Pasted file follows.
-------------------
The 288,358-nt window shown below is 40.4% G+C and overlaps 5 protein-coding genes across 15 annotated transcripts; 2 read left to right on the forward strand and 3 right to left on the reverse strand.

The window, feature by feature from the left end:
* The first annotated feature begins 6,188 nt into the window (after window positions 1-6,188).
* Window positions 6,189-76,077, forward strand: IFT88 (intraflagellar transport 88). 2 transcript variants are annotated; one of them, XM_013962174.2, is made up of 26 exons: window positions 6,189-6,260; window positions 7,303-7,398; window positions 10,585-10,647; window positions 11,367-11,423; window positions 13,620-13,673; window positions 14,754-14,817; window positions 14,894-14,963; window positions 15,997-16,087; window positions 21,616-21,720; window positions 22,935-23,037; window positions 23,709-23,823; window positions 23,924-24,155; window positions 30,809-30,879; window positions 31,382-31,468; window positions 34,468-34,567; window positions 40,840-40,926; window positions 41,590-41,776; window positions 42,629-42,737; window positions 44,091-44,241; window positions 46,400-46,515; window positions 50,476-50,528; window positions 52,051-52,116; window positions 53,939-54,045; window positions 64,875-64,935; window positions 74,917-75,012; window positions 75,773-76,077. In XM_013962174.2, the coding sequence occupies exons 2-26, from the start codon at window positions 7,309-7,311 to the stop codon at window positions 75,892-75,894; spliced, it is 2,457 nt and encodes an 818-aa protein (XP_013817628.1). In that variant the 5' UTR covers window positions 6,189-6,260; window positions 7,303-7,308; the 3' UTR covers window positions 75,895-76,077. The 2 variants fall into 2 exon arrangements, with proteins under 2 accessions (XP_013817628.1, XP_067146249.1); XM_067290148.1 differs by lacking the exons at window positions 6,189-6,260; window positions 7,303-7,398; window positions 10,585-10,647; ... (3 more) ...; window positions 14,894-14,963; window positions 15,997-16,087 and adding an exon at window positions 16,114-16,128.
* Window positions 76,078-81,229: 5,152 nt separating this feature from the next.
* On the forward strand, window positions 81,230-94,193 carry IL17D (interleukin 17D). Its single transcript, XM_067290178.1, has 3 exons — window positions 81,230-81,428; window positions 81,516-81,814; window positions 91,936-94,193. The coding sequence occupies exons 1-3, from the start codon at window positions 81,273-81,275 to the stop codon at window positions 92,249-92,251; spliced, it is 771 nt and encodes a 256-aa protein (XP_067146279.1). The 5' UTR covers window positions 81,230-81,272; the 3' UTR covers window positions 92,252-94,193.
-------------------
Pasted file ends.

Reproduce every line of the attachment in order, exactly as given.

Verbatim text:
The 288,358-nt window shown below is 40.4% G+C and overlaps 5 protein-coding genes across 15 annotated transcripts; 2 read left to right on the forward strand and 3 right to left on the reverse strand.

The window, feature by feature from the left end:
* The first annotated feature begins 6,188 nt into the window (after window positions 1-6,188).
* Window positions 6,189-76,077, forward strand: IFT88 (intraflagellar transport 88). 2 transcript variants are annotated; one of them, XM_013962174.2, is made up of 26 exons: window positions 6,189-6,260; window positions 7,303-7,398; window positions 10,585-10,647; window positions 11,367-11,423; window positions 13,620-13,673; window positions 14,754-14,817; window positions 14,894-14,963; window positions 15,997-16,087; window positions 21,616-21,720; window positions 22,935-23,037; window positions 23,709-23,823; window positions 23,924-24,155; window positions 30,809-30,879; window positions 31,382-31,468; window positions 34,468-34,567; window positions 40,840-40,926; window positions 41,590-41,776; window positions 42,629-42,737; window positions 44,091-44,241; window positions 46,400-46,515; window positions 50,476-50,528; window positions 52,051-52,116; window positions 53,939-54,045; window positions 64,875-64,935; window positions 74,917-75,012; window positions 75,773-76,077. In XM_013962174.2, the coding sequence occupies exons 2-26, from the start codon at window positions 7,309-7,311 to the stop codon at window positions 75,892-75,894; spliced, it is 2,457 nt and encodes an 818-aa protein (XP_013817628.1). In that variant the 5' UTR covers window positions 6,189-6,260; window positions 7,303-7,308; the 3' UTR covers window positions 75,895-76,077. The 2 variants fall into 2 exon arrangements, with proteins under 2 accessions (XP_013817628.1, XP_067146249.1); XM_067290148.1 differs by lacking the exons at window positions 6,189-6,260; window positions 7,303-7,398; window positions 10,585-10,647; ... (3 more) ...; window positions 14,894-14,963; window positions 15,997-16,087 and adding an exon at window positions 16,114-16,128.
* Window positions 76,078-81,229: 5,152 nt separating this feature from the next.
* On the forward strand, window positions 81,230-94,193 carry IL17D (interleukin 17D). Its single transcript, XM_067290178.1, has 3 exons — window positions 81,230-81,428; window positions 81,516-81,814; window positions 91,936-94,193. The coding sequence occupies exons 1-3, from the start codon at window positions 81,273-81,275 to the stop codon at window positions 92,249-92,251; spliced, it is 771 nt and encodes a 256-aa protein (XP_067146279.1). The 5' UTR covers window positions 81,230-81,272; the 3' UTR covers window positions 92,252-94,193.